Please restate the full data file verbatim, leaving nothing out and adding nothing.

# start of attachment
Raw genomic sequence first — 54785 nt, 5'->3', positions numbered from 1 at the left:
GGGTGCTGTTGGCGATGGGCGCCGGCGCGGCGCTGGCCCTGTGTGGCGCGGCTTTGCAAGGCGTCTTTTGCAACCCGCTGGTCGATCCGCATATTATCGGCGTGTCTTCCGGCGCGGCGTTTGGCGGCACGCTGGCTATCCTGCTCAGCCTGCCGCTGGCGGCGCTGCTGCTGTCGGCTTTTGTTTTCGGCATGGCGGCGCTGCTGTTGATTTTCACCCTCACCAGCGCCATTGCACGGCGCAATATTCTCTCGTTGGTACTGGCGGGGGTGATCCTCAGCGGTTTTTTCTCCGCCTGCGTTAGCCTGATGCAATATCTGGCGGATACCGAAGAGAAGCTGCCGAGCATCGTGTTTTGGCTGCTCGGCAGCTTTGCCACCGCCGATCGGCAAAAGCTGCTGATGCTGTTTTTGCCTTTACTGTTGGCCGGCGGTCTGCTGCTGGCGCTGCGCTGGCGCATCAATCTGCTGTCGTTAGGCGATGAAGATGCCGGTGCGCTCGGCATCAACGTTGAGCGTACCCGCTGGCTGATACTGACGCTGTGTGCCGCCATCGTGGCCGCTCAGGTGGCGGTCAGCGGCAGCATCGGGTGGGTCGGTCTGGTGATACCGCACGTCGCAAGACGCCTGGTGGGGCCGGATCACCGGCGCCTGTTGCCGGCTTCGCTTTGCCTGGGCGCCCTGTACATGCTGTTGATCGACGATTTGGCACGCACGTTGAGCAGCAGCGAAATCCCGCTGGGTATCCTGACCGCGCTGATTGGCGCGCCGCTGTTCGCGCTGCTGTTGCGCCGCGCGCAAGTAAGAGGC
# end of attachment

Raw genomic sequence first — 54785 nt, 5'->3', positions numbered from 1 at the left:
GGGTGCTGTTGGCGATGGGCGCCGGCGCGGCGCTGGCCCTGTGTGGCGCGGCTTTGCAAGGCGTCTTTTGCAACCCGCTGGTCGATCCGCATATTATCGGCGTGTCTTCCGGCGCGGCGTTTGGCGGCACGCTGGCTATCCTGCTCAGCCTGCCGCTGGCGGCGCTGCTGCTGTCGGCTTTTGTTTTCGGCATGGCGGCGCTGCTGTTGATTTTCACCCTCACCAGCGCCATTGCACGGCGCAATATTCTCTCGTTGGTACTGGCGGGGGTGATCCTCAGCGGTTTTTTCTCCGCCTGCGTTAGCCTGATGCAATATCTGGCGGATACCGAAGAGAAGCTGCCGAGCATCGTGTTTTGGCTGCTCGGCAGCTTTGCCACCGCCGATCGGCAAAAGCTGCTGATGCTGTTTTTGCCTTTACTGTTGGCCGGCGGTCTGCTGCTGGCGCTGCGCTGGCGCATCAATCTGCTGTCGTTAGGCGATGAAGATGCCGGTGCGCTCGGCATCAACGTTGAGCGTACCCGCTGGCTGATACTGACGCTGTGTGCCGCCATCGTGGCCGCTCAGGTGGCGGTCAGCGGCAGCATCGGGTGGGTCGGTCTGGTGATACCGCACGTCGCAAGACGCCTGGTGGGGCCGGATCACCGGCGCCTGTTGCCGGCTTCGCTTTGCCTGGGCGCCCTGTACATGCTGTTGATCGACGATTTGGCACGCACGTTGAGCAGCAGCGAAATCCCGCTGGGTATCCTGACCGCGCTGATTGGCGCGCCGCTGTTCGCGCTGCTGTTGCGCCGCGCGCAAGTAAGAGGC